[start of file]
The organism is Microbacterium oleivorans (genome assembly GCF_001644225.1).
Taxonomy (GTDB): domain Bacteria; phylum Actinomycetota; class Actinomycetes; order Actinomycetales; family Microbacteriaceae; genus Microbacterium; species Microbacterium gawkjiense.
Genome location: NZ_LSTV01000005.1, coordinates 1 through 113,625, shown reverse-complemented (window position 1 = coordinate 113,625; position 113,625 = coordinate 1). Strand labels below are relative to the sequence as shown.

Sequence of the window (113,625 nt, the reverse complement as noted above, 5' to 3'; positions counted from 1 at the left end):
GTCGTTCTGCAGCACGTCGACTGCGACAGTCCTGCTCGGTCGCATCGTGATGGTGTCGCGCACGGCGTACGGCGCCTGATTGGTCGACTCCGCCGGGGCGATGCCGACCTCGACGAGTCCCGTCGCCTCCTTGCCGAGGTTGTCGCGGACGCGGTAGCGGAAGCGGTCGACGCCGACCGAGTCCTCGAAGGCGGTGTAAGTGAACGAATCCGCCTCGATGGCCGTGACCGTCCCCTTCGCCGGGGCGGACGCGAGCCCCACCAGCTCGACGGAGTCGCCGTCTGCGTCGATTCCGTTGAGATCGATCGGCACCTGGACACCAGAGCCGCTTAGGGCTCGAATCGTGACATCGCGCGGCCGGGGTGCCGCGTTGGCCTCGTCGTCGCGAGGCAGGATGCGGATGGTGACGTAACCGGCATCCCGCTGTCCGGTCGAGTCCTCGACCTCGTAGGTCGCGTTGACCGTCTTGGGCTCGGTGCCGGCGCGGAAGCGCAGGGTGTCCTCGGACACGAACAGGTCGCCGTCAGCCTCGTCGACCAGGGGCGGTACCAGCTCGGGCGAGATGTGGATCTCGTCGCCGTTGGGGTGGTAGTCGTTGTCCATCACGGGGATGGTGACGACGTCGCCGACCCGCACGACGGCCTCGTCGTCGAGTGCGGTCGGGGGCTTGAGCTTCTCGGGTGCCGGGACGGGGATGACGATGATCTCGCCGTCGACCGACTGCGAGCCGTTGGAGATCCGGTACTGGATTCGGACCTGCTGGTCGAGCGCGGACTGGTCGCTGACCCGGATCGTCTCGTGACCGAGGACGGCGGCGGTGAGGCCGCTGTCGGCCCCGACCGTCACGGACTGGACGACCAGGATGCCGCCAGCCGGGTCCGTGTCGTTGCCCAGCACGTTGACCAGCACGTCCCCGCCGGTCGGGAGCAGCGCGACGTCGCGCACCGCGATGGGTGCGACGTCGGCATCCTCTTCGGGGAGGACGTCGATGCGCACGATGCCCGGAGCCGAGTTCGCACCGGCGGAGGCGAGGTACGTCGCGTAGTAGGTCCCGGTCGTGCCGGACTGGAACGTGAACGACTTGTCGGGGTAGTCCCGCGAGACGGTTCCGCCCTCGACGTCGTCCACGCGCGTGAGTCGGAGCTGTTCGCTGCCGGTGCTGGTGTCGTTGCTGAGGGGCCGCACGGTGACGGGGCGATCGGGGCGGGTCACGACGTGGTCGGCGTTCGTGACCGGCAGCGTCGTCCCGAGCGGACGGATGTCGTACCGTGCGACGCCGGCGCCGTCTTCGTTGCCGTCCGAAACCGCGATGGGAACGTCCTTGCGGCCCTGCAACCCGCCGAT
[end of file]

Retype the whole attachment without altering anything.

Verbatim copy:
The organism is Microbacterium oleivorans (genome assembly GCF_001644225.1).
Taxonomy (GTDB): domain Bacteria; phylum Actinomycetota; class Actinomycetes; order Actinomycetales; family Microbacteriaceae; genus Microbacterium; species Microbacterium gawkjiense.
Genome location: NZ_LSTV01000005.1, coordinates 1 through 113,625, shown reverse-complemented (window position 1 = coordinate 113,625; position 113,625 = coordinate 1). Strand labels below are relative to the sequence as shown.

Sequence of the window (113,625 nt, the reverse complement as noted above, 5' to 3'; positions counted from 1 at the left end):
GTCGTTCTGCAGCACGTCGACTGCGACAGTCCTGCTCGGTCGCATCGTGATGGTGTCGCGCACGGCGTACGGCGCCTGATTGGTCGACTCCGCCGGGGCGATGCCGACCTCGACGAGTCCCGTCGCCTCCTTGCCGAGGTTGTCGCGGACGCGGTAGCGGAAGCGGTCGACGCCGACCGAGTCCTCGAAGGCGGTGTAAGTGAACGAATCCGCCTCGATGGCCGTGACCGTCCCCTTCGCCGGGGCGGACGCGAGCCCCACCAGCTCGACGGAGTCGCCGTCTGCGTCGATTCCGTTGAGATCGATCGGCACCTGGACACCAGAGCCGCTTAGGGCTCGAATCGTGACATCGCGCGGCCGGGGTGCCGCGTTGGCCTCGTCGTCGCGAGGCAGGATGCGGATGGTGACGTAACCGGCATCCCGCTGTCCGGTCGAGTCCTCGACCTCGTAGGTCGCGTTGACCGTCTTGGGCTCGGTGCCGGCGCGGAAGCGCAGGGTGTCCTCGGACACGAACAGGTCGCCGTCAGCCTCGTCGACCAGGGGCGGTACCAGCTCGGGCGAGATGTGGATCTCGTCGCCGTTGGGGTGGTAGTCGTTGTCCATCACGGGGATGGTGACGACGTCGCCGACCCGCACGACGGCCTCGTCGTCGAGTGCGGTCGGGGGCTTGAGCTTCTCGGGTGCCGGGACGGGGATGACGATGATCTCGCCGTCGACCGACTGCGAGCCGTTGGAGATCCGGTACTGGATTCGGACCTGCTGGTCGAGCGCGGACTGGTCGCTGACCCGGATCGTCTCGTGACCGAGGACGGCGGCGGTGAGGCCGCTGTCGGCCCCGACCGTCACGGACTGGACGACCAGGATGCCGCCAGCCGGGTCCGTGTCGTTGCCCAGCACGTTGACCAGCACGTCCCCGCCGGTCGGGAGCAGCGCGACGTCGCGCACCGCGATGGGTGCGACGTCGGCATCCTCTTCGGGGAGGACGTCGATGCGCACGATGCCCGGAGCCGAGTTCGCACCGGCGGAGGCGAGGTACGTCGCGTAGTAGGTCCCGGTCGTGCCGGACTGGAACGTGAACGACTTGTCGGGGTAGTCCCGCGAGACGGTTCCGCCCTCGACGTCGTCCACGCGCGTGAGTCGGAGCTGTTCGCTGCCGGTGCTGGTGTCGTTGCTGAGGGGCCGCACGGTGACGGGGCGATCGGGGCGGGTCACGACGTGGTCGGCGTTCGTGACCGGCAGCGTCGTCCCGAGCGGACGGATGTCGTACCGTGCGACGCCGGCGCCGTCTTCGTTGCCGTCCGAAACCGCGATGGGAACGTCCTTGCGGCCCTGCAACCCGCCGAT